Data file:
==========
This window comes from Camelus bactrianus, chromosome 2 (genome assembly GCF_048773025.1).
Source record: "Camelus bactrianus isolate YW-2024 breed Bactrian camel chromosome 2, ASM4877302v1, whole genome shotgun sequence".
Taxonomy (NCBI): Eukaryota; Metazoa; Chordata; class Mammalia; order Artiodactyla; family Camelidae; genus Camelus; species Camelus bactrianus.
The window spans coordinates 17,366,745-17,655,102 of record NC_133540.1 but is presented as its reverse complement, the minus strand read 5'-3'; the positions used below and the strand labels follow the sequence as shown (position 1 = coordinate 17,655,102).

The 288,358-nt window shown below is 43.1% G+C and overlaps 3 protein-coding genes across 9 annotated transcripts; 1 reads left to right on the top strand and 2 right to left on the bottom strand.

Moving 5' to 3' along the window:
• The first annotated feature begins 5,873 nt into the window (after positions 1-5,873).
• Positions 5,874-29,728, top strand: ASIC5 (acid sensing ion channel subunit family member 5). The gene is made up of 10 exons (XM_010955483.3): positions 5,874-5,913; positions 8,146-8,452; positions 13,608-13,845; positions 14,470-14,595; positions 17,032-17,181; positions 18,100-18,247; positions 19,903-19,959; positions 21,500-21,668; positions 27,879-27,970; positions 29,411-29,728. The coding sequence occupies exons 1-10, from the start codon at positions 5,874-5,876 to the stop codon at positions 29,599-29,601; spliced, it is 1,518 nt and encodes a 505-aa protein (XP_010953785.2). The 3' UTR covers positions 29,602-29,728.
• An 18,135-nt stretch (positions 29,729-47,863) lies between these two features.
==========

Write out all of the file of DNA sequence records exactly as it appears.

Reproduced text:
This window comes from Camelus bactrianus, chromosome 2 (genome assembly GCF_048773025.1).
Source record: "Camelus bactrianus isolate YW-2024 breed Bactrian camel chromosome 2, ASM4877302v1, whole genome shotgun sequence".
Taxonomy (NCBI): Eukaryota; Metazoa; Chordata; class Mammalia; order Artiodactyla; family Camelidae; genus Camelus; species Camelus bactrianus.
The window spans coordinates 17,366,745-17,655,102 of record NC_133540.1 but is presented as its reverse complement, the minus strand read 5'-3'; the positions used below and the strand labels follow the sequence as shown (position 1 = coordinate 17,655,102).

The 288,358-nt window shown below is 43.1% G+C and overlaps 3 protein-coding genes across 9 annotated transcripts; 1 reads left to right on the top strand and 2 right to left on the bottom strand.

Moving 5' to 3' along the window:
• The first annotated feature begins 5,873 nt into the window (after positions 1-5,873).
• Positions 5,874-29,728, top strand: ASIC5 (acid sensing ion channel subunit family member 5). The gene is made up of 10 exons (XM_010955483.3): positions 5,874-5,913; positions 8,146-8,452; positions 13,608-13,845; positions 14,470-14,595; positions 17,032-17,181; positions 18,100-18,247; positions 19,903-19,959; positions 21,500-21,668; positions 27,879-27,970; positions 29,411-29,728. The coding sequence occupies exons 1-10, from the start codon at positions 5,874-5,876 to the stop codon at positions 29,599-29,601; spliced, it is 1,518 nt and encodes a 505-aa protein (XP_010953785.2). The 3' UTR covers positions 29,602-29,728.
• An 18,135-nt stretch (positions 29,729-47,863) lies between these two features.